Tripoli's poor are denied even a grave

Al-Akhbar is currently going through a transitional phase whereby the English website is available for Archival purposes only. All new content will be published in Arabic on the main website (

Al-Akhbar Management

Tripoli, Lebanon's second largest city, continues to suffer from state neglect, an unstable security situation, and corruption. Al-Akhbar/Marwan Tahtah

By: Abdel Kafi al-Samad

Published Monday, December 22, 2014

A destitute citizen from Bab al-Raml in Tripoli died on Tuesday after spending the past year sick in bed. As his family prepared for his burial in the neighborhood cemetery, they were confronted with the city's graveyards committee requesting a burial fee.

The committee, tasked by Tripoli's Dar al-Fatwa to oversee the process, informed the family of the deceased that they needed to pay a fee of 125,000 Lebanese Liras ($83) to cover the cost of hiring diggers and cement used in the grave. This would be in addition to expenses related to washing, shrouding, and transporting the body to the cemetery in a hearse, bringing the total cost of the burial to at least LL350,000 ($233).

Due to the difficult financial situation of the deceased, people from all around the neighborhood volunteered to cover the expenses, including the grave diggers, and provide supplies. However, one of the committee members refused and informed the family of the deceased that they would not be allowed to dig the grave before paying the fee. He went on to threaten the grave diggers that if they cooperated with the family, they would not be allowed to work again.

The confrontation between the family of the deceased and the member of the committee caused the postponement of the burial from noon until the evening, amidst a wave of anger and indignation by the residents of the neighborhood. This led to requesting the intervention of the head of Tripoli's Department of al-Awqaf Sheikh Hussam Sbat, who paid the burial fees out of his own pocket.

However, this unprecedented problem was not settled, even after the burial. The family of the deceased and people from all around Tripoli expressed their rejection of a situation that could reach the point of barring the poor from being buried in their own city.

The first action was in the form of a petition by the residents and mukhtars (municipal officials) of Bab al-Raml launched on December 16, 2014. It was addressed to the Mufti of Tripoli and the North Sheikh Malik al-Shaar and called for "cancelling the financial charge imposed by the Committee of Graveyards and Watchmen on impoverished Muslims," and indicated that the "benefactors and donors of land used for cemeteries in Tripoli had bestowed them to poor Muslims."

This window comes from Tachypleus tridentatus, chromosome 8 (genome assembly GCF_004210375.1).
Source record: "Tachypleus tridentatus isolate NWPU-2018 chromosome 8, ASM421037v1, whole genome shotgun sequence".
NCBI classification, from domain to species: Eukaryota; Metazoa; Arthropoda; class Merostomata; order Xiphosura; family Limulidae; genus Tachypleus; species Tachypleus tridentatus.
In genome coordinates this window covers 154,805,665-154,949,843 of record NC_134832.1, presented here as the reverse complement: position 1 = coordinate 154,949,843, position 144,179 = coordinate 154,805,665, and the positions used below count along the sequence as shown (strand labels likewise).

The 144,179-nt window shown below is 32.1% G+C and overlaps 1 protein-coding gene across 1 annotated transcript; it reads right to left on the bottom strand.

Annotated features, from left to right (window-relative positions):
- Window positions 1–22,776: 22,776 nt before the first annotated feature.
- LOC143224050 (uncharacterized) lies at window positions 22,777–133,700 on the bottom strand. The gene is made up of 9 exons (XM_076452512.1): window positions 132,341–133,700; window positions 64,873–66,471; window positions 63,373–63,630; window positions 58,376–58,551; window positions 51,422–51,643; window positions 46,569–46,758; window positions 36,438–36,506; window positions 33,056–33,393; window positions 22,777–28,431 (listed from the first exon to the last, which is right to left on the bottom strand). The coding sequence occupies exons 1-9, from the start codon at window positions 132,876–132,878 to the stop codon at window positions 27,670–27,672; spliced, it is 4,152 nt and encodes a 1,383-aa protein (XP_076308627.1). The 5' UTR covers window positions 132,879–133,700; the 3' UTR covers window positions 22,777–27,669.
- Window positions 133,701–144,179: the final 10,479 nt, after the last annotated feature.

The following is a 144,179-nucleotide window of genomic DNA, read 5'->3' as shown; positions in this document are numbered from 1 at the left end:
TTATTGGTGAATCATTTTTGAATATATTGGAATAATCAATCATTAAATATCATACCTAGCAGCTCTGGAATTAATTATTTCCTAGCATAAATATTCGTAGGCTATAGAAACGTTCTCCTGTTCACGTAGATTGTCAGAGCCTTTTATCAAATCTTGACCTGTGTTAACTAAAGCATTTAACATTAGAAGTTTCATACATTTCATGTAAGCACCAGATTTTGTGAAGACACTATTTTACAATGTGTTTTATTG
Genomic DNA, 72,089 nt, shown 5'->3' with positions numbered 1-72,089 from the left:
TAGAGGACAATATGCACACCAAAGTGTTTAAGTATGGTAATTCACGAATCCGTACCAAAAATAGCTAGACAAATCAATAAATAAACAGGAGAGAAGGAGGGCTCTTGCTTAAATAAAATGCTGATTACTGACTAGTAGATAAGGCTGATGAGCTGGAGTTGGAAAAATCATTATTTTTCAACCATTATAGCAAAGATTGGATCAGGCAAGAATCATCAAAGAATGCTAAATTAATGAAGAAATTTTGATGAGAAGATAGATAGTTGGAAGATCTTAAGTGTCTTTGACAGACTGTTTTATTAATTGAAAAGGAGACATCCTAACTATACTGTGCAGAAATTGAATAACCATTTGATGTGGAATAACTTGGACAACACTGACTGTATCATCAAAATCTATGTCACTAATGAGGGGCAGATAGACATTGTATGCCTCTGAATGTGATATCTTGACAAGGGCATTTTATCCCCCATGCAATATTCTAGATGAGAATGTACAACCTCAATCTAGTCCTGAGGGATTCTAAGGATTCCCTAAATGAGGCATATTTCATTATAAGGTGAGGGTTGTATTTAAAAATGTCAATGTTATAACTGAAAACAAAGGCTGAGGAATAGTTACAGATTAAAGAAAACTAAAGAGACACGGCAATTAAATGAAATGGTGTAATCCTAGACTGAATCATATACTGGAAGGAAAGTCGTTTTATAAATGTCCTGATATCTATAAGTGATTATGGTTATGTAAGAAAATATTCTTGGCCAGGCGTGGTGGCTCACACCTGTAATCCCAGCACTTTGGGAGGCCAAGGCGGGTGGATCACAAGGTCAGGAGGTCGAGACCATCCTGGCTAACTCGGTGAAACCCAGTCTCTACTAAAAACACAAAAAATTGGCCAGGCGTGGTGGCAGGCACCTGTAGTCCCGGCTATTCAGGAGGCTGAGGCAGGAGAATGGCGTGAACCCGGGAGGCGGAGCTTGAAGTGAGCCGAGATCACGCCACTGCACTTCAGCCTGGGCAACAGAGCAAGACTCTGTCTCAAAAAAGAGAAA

The petition was followed by a meeting held at Tripoli's Dar al-Fatwa on Friday, December 19, 2014, between Sheikh Sbat and the mukhtars and community leaders of Bab al-Raml to discuss the problem. The delegation presented Sbat with the petition and asked him to find a quick end to the "humiliation of the city's poor that continues even after death."

Sbat informed his guests that "the problem was old and inherited" but that "Dar al-Fatwa is working on a drastic solution." He indicated that "the current committee is temporary. It was formed to control the many excesses of the past in this regards and to stop middlemen."

"The profession is unregulated," he continued. "Those who had this task before the creation of the current committee were asking for around LL1 million ($667) from each family of the deceased." However, Sbat admitted to the "mistake" of "not including mukhtars, sheikhs, and community leaders from each neighborhood in the committees charged with these matters."

"New committees will be formed and will include all the above. This would be followed by cooperation between them and Tripoli's Awqaf Department. The family of any poor person who dies will receive a recommendation from the committee to be buried at the expense of the department, so as not to have a repeat of the Bab al-Raml situation."

Sbat explained to the delegation that "burial services are not within his mandate or responsibilities. According to the Law of Religious Endowments, they are under the authority of the municipality. But since cemeteries are religious endowments, the Awqaf Department bears this burden."

Head of Tripoli's League of Mukhtars, Rabih Murad, who was with the delegation, called on Sbat to ensure "cooperation and coordination between the Awqaf Department and the municipality [of Tripoli] to solve the situation."

"Basically, what we want is for the poor not to be demeaned if they die and that their dignity be preserved," he said.

This article is an edited translation from the Arabic Edition.


Post new comment

The content of this field is kept private and will not be shown publicly.
  • Web page addresses and e-mail addresses turn into links automatically.
  • Allowed HTML tags: <a> <em> <strong> <cite> <code> <ul> <ol> <li> <dl> <dt> <dd><img><h1><h2><h3><h4><h5><h6><blockquote><span><aside>
  • Lines and paragraphs break automatically.

More information about formatting options

^ Back to Top